At last reort, you could get some cheap tires at Walmart (they carry 27x1-1/4 tires). They aren't the best tires around, and are rated only to about 80 psi, but they stayed on my old rims with no complaint. I switched to Armadillos because I don't like flats.
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Old 05-13-04, 02:01 PM
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I use 70 PSI 27 x 1-3/8" knobbies on the only two flat-sided rims I have not either scrapped or given away. When these tyres wear out, I will probably retire these rims, as well. Modern higher-pressure tyres and hook-beaded rims are much more reliable, safe, and efficient.
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Old 05-13-04, 04:17 PM
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Originally Posted by Sierra
Might be something wrong with the rim. I have a lot of these old non hooked rims and don't really have any trouble with them. The Continental Sport 1000 is one of my favorite "cheap" tires for my old 27" wheels. I don't like the Kendas at all. I have to say though that I don't inflate the tire all the way up to the maximum pressure allowed for the tire. On the Continental, unless you are very heavy, try just inflating it to 75 or 80 psi and see if that works for you. The lower pressure will also give you a more comfortable ride at a negligible loss of efficiency.
Thanks for the reply. For 1000's of miles, frim 1978 to the early 90's, I rode at 80 psi and never had a problem with the tire separating from the rim. I am not that heavy at 160 lbs. Last fall I started riding again so I bought a new set of tires, pumped them up to 80 psi and have had the back tire pull off the rim 4 times. Luckily it has been at low speed. This last weekend, I caught it in time and let the air out before the tube blew. I reseated the tire and pumped it up to about 60 psi and before I could get it all pumped up it separated again. One thing that I noticed is that on the Continental Sport 1000 is that I could remove the tire from the wheel with my hands with without much effort even with no tools. Back in the 80's, it was almost impossible to remove or remount the tire with no tools. It sure seems like the bead diameter of the tires now is bigger than the bead diameter was in the 80's. It could be my imagination.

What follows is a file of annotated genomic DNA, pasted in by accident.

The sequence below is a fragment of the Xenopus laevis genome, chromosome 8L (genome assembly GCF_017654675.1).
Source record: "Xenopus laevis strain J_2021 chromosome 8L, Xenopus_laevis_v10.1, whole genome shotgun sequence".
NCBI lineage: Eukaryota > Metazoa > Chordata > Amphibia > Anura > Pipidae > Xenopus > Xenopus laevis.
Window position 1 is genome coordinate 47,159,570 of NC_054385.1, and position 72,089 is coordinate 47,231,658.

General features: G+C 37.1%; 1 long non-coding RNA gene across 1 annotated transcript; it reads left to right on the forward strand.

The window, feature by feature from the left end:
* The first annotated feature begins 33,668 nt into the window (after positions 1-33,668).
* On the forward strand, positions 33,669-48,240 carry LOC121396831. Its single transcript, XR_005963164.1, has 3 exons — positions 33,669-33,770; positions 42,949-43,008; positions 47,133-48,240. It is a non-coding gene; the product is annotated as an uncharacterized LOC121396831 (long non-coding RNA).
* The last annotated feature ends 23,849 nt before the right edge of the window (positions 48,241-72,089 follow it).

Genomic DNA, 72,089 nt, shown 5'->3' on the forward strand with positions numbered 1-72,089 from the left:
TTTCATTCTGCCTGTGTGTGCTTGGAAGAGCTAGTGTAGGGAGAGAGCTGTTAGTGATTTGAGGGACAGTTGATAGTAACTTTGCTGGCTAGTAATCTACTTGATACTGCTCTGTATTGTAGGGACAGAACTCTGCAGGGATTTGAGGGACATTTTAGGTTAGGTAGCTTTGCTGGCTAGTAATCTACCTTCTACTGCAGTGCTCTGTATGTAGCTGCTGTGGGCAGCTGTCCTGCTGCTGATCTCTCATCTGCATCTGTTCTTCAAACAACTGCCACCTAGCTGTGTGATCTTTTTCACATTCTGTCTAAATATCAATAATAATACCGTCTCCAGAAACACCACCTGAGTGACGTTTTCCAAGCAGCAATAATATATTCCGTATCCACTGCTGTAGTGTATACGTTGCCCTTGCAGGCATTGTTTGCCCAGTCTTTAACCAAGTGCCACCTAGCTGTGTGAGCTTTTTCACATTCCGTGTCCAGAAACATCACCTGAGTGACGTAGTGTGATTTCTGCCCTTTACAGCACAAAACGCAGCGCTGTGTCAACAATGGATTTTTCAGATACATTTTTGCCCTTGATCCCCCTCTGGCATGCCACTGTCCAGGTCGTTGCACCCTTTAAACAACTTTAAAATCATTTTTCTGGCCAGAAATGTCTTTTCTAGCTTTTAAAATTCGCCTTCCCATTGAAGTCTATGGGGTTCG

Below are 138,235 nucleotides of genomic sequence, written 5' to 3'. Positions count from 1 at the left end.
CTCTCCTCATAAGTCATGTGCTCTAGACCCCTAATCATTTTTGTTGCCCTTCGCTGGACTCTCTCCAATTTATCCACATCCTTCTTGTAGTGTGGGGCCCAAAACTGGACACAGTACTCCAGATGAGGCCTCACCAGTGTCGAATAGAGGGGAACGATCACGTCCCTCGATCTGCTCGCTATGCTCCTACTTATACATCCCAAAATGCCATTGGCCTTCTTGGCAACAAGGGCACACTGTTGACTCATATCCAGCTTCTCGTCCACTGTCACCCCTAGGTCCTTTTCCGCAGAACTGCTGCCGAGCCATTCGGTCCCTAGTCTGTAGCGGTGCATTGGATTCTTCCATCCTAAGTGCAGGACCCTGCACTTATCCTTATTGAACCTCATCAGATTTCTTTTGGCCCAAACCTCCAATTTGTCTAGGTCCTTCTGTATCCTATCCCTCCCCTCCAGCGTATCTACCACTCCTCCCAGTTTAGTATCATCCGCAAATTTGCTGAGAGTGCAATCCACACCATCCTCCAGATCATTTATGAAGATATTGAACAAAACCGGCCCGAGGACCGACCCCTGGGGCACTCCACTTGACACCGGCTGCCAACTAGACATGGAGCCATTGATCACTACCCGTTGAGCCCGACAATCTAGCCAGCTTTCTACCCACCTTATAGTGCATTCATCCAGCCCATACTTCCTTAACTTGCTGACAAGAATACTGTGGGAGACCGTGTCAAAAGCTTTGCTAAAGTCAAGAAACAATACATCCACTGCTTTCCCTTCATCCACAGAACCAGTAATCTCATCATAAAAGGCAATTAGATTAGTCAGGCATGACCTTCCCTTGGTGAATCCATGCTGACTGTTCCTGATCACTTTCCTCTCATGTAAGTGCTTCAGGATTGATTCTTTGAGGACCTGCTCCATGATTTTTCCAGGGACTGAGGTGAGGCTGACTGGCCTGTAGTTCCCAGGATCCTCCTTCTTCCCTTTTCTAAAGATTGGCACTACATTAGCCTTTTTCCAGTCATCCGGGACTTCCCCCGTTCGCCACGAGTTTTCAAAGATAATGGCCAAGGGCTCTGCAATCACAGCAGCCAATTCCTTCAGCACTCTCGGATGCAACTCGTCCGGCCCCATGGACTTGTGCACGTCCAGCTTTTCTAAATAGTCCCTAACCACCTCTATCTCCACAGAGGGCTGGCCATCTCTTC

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Old 05-13-04, 04:19 PM
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As everyone has pointed out you MUST REDUCE PRESSURE. 80 P.S.I. is about max for those rims.

You tires should be considerably wider than the rim.

Are the rims spread? In other words are the side walls parrallel to each other or do the 'flair out' at the tops? If they flair out you wont have much luck. Good luck,

Jim
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Old 05-13-04, 04:21 PM